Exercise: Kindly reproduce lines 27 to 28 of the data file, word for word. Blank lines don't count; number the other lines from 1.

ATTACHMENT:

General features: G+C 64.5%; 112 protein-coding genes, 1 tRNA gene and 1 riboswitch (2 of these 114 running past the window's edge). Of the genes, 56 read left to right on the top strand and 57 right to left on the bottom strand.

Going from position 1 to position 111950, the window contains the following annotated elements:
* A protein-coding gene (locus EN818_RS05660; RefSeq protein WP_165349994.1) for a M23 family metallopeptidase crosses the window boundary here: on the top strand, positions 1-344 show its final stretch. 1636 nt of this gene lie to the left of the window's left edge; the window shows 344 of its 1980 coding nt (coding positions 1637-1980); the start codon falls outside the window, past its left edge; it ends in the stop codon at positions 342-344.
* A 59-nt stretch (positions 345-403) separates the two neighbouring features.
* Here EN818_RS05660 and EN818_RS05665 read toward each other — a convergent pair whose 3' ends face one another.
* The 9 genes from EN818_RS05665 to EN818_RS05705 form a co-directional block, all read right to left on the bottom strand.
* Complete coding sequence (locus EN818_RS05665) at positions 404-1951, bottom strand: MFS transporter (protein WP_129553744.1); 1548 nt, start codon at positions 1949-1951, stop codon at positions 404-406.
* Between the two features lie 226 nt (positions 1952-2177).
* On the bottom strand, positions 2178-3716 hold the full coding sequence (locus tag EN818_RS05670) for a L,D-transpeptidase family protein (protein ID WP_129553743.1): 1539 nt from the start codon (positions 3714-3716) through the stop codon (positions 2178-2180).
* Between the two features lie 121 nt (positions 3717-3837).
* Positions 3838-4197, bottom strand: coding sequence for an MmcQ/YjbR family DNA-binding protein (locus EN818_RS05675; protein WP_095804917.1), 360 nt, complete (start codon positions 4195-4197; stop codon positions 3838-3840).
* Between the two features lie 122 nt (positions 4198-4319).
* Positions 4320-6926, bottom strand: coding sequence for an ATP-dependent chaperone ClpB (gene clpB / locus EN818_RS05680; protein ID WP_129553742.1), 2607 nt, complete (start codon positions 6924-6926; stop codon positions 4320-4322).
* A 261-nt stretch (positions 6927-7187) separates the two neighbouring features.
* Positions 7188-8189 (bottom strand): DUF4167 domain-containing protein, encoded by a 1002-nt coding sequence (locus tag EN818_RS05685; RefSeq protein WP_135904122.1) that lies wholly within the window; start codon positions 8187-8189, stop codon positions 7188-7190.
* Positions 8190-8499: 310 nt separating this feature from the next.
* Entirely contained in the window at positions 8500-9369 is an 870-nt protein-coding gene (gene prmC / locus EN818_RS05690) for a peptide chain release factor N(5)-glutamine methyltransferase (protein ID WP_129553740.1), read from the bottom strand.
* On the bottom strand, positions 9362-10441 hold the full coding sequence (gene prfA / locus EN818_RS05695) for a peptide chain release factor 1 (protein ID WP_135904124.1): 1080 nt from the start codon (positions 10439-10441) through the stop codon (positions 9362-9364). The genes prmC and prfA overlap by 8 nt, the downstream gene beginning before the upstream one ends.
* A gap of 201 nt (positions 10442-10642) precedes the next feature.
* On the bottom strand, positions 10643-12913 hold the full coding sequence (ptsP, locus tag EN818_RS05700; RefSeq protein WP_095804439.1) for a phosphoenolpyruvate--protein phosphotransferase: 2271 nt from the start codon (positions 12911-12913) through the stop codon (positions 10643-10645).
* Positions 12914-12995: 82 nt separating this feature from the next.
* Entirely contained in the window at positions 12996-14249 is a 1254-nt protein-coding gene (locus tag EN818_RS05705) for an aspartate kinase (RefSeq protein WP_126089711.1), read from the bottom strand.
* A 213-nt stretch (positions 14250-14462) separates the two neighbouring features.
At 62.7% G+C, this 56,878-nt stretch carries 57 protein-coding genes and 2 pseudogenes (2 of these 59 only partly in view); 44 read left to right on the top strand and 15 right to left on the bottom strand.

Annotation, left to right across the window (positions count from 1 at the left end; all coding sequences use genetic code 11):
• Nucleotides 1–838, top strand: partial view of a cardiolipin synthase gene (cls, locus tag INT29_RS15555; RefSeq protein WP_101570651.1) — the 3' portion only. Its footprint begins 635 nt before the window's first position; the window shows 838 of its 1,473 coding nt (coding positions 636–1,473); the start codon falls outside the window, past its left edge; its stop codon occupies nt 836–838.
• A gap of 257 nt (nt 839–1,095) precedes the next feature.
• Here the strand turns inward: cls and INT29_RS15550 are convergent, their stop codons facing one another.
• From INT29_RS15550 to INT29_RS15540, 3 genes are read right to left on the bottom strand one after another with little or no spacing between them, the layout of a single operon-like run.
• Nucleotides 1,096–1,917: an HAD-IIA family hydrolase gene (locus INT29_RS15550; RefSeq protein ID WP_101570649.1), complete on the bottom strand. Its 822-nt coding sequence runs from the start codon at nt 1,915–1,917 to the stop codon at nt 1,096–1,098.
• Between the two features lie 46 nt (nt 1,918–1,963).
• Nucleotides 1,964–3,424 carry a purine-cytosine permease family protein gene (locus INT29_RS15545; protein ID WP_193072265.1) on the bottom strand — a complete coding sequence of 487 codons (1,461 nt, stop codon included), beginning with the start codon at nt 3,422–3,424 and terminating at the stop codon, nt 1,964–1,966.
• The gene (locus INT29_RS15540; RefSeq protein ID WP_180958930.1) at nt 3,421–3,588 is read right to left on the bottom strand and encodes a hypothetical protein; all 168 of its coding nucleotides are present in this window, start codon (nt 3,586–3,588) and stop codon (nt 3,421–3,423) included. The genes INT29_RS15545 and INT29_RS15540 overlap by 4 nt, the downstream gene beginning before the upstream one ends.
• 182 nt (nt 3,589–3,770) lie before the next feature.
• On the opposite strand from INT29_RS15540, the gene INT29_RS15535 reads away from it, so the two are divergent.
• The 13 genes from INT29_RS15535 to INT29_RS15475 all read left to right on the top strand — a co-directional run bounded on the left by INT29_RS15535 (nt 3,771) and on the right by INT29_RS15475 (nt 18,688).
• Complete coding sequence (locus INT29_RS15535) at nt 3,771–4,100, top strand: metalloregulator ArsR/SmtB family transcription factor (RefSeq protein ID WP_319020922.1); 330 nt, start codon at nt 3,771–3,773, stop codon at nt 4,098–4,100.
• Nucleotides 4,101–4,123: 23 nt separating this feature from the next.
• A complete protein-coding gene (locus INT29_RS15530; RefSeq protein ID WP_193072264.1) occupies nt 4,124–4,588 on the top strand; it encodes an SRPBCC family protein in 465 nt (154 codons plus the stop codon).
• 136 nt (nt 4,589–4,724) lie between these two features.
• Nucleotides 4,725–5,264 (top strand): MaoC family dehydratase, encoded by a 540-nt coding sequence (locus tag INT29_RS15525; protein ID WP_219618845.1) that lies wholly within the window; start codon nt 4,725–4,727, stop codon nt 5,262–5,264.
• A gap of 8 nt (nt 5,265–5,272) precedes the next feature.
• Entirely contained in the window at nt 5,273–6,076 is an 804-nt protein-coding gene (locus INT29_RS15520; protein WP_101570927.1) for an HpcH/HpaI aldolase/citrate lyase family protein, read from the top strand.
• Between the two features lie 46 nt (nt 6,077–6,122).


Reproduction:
• A gap of 257 nt (nt 839–1,095) precedes the next feature.
• Here the strand turns inward: cls and INT29_RS15550 are convergent, their stop codons facing one another.